Yours truly is far from the only first-world person extraordinarily interested in the lovely beasts called camels. But some go well beyond the dilettante stage of enjoyment. Some spend their lives raising, nursing, training, mending, and tending camels. Gradually I became aware of a few who make a difference in their worlds. Ilse Köhler-Rollefson, a German veterinary surgeon, is the first one I will feature.
Raika tribe families in Rajhastan, India, have been struggling to preserve their camel culture way of life. Camels are treated with love and respect for their milk, wool, and as superb draft and transport animals. Families have been dependent on having camel herds for sustenance and trade. But changes in economics and ecology plus disease are decimating the number of animals, especially in remote settlements.
Köhler-Rollefson came there over twenty-five years ago to study for her Ph.D. And she stayed. The intimate bond between the families and their beasts impressed and inspired her. Despite being an outsider she was eager to help revive and improve the situation.
Written of a local camel fair:
Like many people in the northwestern Indian state of Rajasthan, she [a camel handler] reveres camels the way that Hindus worship cows. Many who have brought their camels here are Raikas, a special caste of camel breeders, who believe they were created by Shiva to be camel guardians. They worship the camel god Prabuji. (1)
Very gradually, being able to treat sick camels, Köhler-Rollefson was accepted. Treatment now involves both modern and traditional medicines, the former still rather difficult to obtain. She set up an NGO called Lokhit Pashu-Palak Sansthan (LPPS) to facilitate supplies and raise money. Thus she became an advocate and an activist on behalf of the Raika whose very identity is wrapped in camel culture. Nevertheless, Rajhastan's camels and rural livelihood are still in critical danger of eclipse.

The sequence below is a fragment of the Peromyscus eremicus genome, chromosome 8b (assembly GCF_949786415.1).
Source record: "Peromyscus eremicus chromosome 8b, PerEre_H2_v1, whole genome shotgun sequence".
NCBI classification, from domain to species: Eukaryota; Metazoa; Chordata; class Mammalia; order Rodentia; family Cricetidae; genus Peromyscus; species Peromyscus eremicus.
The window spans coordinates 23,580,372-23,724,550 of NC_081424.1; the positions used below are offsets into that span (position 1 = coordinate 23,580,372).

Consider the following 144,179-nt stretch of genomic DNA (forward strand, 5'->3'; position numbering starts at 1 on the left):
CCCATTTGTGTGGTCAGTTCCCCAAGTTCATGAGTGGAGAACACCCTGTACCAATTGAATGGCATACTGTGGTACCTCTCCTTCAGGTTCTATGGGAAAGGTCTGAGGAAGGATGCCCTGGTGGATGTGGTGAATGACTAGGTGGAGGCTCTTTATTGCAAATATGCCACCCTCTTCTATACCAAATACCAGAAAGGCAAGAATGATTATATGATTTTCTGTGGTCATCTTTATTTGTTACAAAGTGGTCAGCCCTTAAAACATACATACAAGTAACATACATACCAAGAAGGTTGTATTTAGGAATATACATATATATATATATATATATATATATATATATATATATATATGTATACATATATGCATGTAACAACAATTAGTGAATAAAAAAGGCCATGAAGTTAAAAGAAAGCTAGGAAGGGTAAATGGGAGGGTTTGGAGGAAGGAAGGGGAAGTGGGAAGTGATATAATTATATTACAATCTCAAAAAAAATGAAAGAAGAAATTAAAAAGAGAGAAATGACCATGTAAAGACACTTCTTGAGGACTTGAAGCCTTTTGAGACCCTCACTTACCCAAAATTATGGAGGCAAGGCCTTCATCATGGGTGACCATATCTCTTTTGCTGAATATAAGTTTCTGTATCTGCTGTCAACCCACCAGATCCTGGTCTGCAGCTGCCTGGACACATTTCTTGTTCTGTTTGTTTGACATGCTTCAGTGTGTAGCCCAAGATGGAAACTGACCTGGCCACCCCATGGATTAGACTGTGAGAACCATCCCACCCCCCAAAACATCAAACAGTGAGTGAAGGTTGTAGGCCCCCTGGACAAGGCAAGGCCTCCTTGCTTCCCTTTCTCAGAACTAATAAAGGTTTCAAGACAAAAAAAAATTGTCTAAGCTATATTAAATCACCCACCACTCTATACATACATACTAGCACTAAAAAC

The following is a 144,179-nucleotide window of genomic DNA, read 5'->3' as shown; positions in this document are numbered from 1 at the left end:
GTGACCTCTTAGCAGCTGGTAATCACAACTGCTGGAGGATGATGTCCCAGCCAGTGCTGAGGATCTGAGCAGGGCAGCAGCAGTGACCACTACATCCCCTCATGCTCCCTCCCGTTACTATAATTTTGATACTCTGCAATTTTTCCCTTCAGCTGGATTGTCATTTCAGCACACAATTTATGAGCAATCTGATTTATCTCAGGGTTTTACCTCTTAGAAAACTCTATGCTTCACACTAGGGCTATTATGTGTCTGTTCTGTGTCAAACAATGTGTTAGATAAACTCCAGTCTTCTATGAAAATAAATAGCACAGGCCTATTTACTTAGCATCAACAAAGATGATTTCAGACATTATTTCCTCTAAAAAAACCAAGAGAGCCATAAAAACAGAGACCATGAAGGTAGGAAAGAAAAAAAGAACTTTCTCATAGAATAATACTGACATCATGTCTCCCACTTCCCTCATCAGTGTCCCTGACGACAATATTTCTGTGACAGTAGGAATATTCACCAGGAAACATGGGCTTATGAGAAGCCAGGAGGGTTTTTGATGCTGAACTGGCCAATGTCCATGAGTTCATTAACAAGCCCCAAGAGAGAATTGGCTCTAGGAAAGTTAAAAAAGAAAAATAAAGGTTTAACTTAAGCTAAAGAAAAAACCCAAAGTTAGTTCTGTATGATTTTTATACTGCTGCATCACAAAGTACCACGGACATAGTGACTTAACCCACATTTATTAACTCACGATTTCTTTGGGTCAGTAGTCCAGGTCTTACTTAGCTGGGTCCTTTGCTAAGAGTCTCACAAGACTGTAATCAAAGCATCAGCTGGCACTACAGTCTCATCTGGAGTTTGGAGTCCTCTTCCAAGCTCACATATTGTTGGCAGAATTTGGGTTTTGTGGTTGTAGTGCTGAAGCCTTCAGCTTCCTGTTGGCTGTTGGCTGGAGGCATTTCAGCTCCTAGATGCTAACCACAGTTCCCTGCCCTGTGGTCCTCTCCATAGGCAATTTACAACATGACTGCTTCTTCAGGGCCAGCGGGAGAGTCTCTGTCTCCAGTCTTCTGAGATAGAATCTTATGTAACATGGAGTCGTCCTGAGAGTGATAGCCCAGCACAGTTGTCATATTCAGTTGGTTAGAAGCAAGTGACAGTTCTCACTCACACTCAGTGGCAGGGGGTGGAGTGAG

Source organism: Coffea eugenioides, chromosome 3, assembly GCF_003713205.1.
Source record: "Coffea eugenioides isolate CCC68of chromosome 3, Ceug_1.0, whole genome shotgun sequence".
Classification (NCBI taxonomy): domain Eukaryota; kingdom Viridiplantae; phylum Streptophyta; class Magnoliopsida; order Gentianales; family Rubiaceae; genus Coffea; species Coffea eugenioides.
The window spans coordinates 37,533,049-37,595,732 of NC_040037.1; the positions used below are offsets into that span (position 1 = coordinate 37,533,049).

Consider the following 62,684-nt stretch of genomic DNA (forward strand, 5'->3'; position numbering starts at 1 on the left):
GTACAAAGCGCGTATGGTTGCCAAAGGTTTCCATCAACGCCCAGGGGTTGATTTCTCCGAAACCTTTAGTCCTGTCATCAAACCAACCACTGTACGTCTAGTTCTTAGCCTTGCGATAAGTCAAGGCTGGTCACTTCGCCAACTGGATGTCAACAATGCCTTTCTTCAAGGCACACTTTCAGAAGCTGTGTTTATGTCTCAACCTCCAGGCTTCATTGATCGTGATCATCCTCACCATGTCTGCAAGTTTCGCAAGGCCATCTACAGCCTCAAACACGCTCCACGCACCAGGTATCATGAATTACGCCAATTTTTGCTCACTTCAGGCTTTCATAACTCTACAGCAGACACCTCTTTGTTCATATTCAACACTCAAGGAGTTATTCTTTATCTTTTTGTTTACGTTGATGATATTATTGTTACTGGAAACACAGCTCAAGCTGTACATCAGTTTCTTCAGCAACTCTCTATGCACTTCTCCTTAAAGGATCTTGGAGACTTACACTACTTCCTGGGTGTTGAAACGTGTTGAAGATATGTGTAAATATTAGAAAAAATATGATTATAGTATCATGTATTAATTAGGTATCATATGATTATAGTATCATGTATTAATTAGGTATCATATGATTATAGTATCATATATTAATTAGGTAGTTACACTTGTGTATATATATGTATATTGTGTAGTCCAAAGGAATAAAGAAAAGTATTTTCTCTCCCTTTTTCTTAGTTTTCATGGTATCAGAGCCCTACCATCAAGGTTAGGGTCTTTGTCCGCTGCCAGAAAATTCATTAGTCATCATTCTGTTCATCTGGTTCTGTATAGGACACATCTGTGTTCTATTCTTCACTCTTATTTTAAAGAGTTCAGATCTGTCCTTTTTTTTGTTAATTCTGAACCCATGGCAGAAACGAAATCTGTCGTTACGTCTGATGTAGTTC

From her blog:
"Meeting the herders is a humbling experience, seeing how the old Raika philosophy of “first the camels, then us” is still alive, the hardships and hard work they perform to keep their camels healthy, how many farmers appreciate the manure that the camels deposit on their fields as organic fertilizer, how closely the herdsmen observe nature and the effect of camel browsing on the trees of the Aravalli Hills. One can feel how camels are a crucial part of the agro-ecological web whose disappearance would undermine both local food production and ecology."(2)
Camel Charisma (https://www.camelsofrajasthan.com/) was a concept she created originally to operate a camel dairy. Now numerous projects have grown to support camel breeding, camel-related products, and biodiversity within the Raika camel culture heritage.
A pastoralist, Köhler-Rollefson in her words:
"Now I do everything that I feel is necessary to work towards policies and practices that support socially responsible and ecologically sustainable livestock development, and to develop alternatives to the “Livestock Revolution” which is one of the socially and ecologically most disastrous trends globally. So I am variously a researcher, a writer, an activist, a fund raiser, a teacher and trainer." (3)
In 2016 Köhler-Rollefson received the Nari Shakti (Women Power) Award from the President of India, the first foreigner to be so honoured, for her contributions to the Raika pastoral community. It was *** a string of recognition awards. Her book, Camel Karma: Twenty Years Among India's Camels Nomads is available on Amazon.
Imagine dedicating your life to help renew a unique culture and livelihood that was slowly fading. Changing the course of her life helped change the lives of many Raika.
Our Lady of the Camels ... passionate, compassionate, and tireless.
(1) Jasvinder Sehgal, 18 December 2017, WorldCrunch (https://worldcrunch.com/culture-society/where-indian-camels-are-as-sacred-as-cows-but-vanishing-fast)
(2) and (3) ilse-koehler-rollefson.com
© 2018 Brenda Dougall Merriman